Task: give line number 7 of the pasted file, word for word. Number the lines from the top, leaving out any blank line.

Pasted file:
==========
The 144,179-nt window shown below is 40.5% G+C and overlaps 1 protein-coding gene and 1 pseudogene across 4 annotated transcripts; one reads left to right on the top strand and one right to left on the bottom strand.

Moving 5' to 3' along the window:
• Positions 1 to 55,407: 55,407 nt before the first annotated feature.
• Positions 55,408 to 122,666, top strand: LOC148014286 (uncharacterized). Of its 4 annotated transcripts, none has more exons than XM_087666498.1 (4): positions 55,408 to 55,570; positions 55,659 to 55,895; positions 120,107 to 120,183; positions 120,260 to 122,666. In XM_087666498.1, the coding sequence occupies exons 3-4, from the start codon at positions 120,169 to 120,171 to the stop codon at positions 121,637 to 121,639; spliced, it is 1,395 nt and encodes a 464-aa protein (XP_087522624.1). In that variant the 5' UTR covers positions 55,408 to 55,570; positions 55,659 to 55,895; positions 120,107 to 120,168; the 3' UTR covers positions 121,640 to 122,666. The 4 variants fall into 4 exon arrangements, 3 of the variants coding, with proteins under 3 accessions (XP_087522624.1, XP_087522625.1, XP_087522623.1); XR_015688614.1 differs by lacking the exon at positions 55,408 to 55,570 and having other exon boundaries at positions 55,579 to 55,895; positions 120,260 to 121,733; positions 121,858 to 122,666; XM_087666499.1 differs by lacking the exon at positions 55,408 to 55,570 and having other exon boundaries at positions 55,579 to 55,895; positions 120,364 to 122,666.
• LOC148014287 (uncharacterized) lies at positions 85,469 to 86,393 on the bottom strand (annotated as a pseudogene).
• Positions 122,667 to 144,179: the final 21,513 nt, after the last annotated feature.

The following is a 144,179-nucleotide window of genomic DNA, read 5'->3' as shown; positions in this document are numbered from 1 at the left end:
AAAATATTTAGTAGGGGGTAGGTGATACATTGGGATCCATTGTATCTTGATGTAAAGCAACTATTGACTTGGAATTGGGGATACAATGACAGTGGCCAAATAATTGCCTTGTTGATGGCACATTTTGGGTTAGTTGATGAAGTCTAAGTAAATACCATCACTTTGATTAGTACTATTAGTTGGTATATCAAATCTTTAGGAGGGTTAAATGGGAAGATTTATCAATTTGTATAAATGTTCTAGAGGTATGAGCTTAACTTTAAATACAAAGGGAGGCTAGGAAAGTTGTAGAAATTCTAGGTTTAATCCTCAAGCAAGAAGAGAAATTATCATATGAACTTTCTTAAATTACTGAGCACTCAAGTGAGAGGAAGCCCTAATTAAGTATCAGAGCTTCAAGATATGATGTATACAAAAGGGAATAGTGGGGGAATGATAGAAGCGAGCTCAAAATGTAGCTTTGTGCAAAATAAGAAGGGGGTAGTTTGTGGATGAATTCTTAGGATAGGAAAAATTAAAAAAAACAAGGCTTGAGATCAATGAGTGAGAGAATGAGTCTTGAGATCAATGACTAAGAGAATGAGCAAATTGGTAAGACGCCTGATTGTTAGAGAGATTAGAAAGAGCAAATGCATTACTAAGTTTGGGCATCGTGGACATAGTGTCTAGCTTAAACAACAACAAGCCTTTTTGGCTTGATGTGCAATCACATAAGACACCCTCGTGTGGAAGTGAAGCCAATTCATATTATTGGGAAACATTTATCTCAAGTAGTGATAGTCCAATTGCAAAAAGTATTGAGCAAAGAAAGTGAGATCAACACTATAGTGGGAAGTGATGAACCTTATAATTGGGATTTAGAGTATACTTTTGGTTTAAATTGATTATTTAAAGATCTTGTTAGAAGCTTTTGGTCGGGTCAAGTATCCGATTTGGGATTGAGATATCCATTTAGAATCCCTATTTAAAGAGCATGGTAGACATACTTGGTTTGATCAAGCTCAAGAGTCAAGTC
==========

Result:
The following is a 144,179-nucleotide window of genomic DNA, read 5'->3' as shown; positions in this document are numbered from 1 at the left end: